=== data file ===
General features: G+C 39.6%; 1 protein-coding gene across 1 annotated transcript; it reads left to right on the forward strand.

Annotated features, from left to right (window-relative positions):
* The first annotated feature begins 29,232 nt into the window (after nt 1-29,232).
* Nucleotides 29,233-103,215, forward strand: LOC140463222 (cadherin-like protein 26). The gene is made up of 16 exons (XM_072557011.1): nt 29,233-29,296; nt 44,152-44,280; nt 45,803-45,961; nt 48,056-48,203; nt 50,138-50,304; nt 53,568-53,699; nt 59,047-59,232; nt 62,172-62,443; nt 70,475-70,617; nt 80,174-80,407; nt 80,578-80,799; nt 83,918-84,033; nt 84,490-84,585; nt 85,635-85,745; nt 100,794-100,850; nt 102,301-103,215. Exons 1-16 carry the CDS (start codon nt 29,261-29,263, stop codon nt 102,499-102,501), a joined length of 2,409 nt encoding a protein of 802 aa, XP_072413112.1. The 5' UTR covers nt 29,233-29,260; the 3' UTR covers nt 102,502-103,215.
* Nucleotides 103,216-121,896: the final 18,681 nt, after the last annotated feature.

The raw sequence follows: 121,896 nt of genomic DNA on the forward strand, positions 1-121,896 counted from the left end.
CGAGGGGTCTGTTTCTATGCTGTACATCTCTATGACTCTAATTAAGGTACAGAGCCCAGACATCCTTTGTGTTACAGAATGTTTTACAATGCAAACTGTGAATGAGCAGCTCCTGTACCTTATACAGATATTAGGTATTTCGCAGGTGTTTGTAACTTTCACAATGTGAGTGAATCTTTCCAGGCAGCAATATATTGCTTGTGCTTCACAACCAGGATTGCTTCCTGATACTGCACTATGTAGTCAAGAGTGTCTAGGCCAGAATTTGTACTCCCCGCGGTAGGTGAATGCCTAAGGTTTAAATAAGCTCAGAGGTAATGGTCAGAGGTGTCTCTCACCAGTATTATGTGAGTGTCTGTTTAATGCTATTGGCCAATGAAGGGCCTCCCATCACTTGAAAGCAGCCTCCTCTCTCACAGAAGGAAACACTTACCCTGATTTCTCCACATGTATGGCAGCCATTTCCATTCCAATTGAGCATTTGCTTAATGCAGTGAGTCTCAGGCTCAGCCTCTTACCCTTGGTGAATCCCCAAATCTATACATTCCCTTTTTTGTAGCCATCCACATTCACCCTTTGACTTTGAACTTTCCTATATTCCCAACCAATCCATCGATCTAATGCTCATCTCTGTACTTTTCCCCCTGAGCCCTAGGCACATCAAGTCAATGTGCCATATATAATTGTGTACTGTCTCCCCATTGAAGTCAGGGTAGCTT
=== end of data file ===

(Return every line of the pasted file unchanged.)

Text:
General features: G+C 39.6%; 1 protein-coding gene across 1 annotated transcript; it reads left to right on the forward strand.

Annotated features, from left to right (window-relative positions):
* The first annotated feature begins 29,232 nt into the window (after nt 1-29,232).
* Nucleotides 29,233-103,215, forward strand: LOC140463222 (cadherin-like protein 26). The gene is made up of 16 exons (XM_072557011.1): nt 29,233-29,296; nt 44,152-44,280; nt 45,803-45,961; nt 48,056-48,203; nt 50,138-50,304; nt 53,568-53,699; nt 59,047-59,232; nt 62,172-62,443; nt 70,475-70,617; nt 80,174-80,407; nt 80,578-80,799; nt 83,918-84,033; nt 84,490-84,585; nt 85,635-85,745; nt 100,794-100,850; nt 102,301-103,215. Exons 1-16 carry the CDS (start codon nt 29,261-29,263, stop codon nt 102,499-102,501), a joined length of 2,409 nt encoding a protein of 802 aa, XP_072413112.1. The 5' UTR covers nt 29,233-29,260; the 3' UTR covers nt 102,502-103,215.
* Nucleotides 103,216-121,896: the final 18,681 nt, after the last annotated feature.

The raw sequence follows: 121,896 nt of genomic DNA on the forward strand, positions 1-121,896 counted from the left end.
CGAGGGGTCTGTTTCTATGCTGTACATCTCTATGACTCTAATTAAGGTACAGAGCCCAGACATCCTTTGTGTTACAGAATGTTTTACAATGCAAACTGTGAATGAGCAGCTCCTGTACCTTATACAGATATTAGGTATTTCGCAGGTGTTTGTAACTTTCACAATGTGAGTGAATCTTTCCAGGCAGCAATATATTGCTTGTGCTTCACAACCAGGATTGCTTCCTGATACTGCACTATGTAGTCAAGAGTGTCTAGGCCAGAATTTGTACTCCCCGCGGTAGGTGAATGCCTAAGGTTTAAATAAGCTCAGAGGTAATGGTCAGAGGTGTCTCTCACCAGTATTATGTGAGTGTCTGTTTAATGCTATTGGCCAATGAAGGGCCTCCCATCACTTGAAAGCAGCCTCCTCTCTCACAGAAGGAAACACTTACCCTGATTTCTCCACATGTATGGCAGCCATTTCCATTCCAATTGAGCATTTGCTTAATGCAGTGAGTCTCAGGCTCAGCCTCTTACCCTTGGTGAATCCCCAAATCTATACATTCCCTTTTTTGTAGCCATCCACATTCACCCTTTGACTTTGAACTTTCCTATATTCCCAACCAATCCATCGATCTAATGCTCATCTCTGTACTTTTCCCCCTGAGCCCTAGGCACATCAAGTCAATGTGCCATATATAATTGTGTACTGTCTCCCCATTGAAGTCAGGGTAGCTT